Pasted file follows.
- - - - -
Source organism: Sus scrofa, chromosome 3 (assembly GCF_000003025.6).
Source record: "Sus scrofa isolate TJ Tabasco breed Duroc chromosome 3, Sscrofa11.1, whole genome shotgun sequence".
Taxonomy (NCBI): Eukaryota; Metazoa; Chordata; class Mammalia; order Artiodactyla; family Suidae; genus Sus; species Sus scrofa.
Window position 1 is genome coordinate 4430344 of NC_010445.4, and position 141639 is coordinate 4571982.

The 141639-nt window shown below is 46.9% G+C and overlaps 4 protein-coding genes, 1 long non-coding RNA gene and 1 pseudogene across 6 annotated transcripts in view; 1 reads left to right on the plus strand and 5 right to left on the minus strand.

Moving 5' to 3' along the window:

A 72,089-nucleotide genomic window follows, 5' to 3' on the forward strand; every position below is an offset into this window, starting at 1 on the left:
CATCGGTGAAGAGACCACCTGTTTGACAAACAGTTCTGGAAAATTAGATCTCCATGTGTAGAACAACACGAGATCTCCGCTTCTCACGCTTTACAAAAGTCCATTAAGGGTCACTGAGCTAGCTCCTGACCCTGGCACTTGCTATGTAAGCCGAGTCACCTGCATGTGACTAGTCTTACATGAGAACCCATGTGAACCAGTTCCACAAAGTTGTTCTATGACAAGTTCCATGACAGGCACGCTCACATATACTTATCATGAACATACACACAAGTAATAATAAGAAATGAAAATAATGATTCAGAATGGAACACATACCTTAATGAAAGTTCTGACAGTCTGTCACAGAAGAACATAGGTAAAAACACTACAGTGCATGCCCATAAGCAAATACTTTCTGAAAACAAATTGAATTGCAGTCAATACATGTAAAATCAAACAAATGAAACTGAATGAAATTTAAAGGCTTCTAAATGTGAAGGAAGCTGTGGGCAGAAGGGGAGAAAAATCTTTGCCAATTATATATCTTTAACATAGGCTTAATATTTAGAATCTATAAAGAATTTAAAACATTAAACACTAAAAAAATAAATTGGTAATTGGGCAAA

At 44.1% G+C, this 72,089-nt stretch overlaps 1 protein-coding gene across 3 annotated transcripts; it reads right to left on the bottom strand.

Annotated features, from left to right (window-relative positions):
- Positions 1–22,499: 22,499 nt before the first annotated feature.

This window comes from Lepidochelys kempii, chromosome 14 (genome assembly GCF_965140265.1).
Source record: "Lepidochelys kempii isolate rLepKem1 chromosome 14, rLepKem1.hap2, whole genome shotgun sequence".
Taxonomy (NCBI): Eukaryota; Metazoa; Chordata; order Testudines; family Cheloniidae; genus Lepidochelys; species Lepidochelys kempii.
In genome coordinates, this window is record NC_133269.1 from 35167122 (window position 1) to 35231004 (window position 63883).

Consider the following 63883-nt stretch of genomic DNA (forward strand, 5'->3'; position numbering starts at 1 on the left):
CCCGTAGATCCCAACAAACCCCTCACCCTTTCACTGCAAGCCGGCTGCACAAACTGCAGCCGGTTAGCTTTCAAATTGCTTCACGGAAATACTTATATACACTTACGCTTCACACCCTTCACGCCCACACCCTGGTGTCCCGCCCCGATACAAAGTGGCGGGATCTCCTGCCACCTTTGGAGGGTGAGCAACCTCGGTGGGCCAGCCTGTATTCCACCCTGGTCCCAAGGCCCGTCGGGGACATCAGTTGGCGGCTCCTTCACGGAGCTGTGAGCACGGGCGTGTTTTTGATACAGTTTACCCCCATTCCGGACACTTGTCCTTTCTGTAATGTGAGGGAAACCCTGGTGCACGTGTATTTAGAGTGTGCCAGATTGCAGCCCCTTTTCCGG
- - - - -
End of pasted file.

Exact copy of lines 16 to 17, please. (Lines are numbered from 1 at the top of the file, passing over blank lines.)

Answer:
Consider the following 63883-nt stretch of genomic DNA (forward strand, 5'->3'; position numbering starts at 1 on the left):
CCCGTAGATCCCAACAAACCCCTCACCCTTTCACTGCAAGCCGGCTGCACAAACTGCAGCCGGTTAGCTTTCAAATTGCTTCACGGAAATACTTATATACACTTACGCTTCACACCCTTCACGCCCACACCCTGGTGTCCCGCCCCGATACAAAGTGGCGGGATCTCCTGCCACCTTTGGAGGGTGAGCAACCTCGGTGGGCCAGCCTGTATTCCACCCTGGTCCCAAGGCCCGTCGGGGACATCAGTTGGCGGCTCCTTCACGGAGCTGTGAGCACGGGCGTGTTTTTGATACAGTTTACCCCCATTCCGGACACTTGTCCTTTCTGTAATGTGAGGGAAACCCTGGTGCACGTGTATTTAGAGTGTGCCAGATTGCAGCCCCTTTTCCGG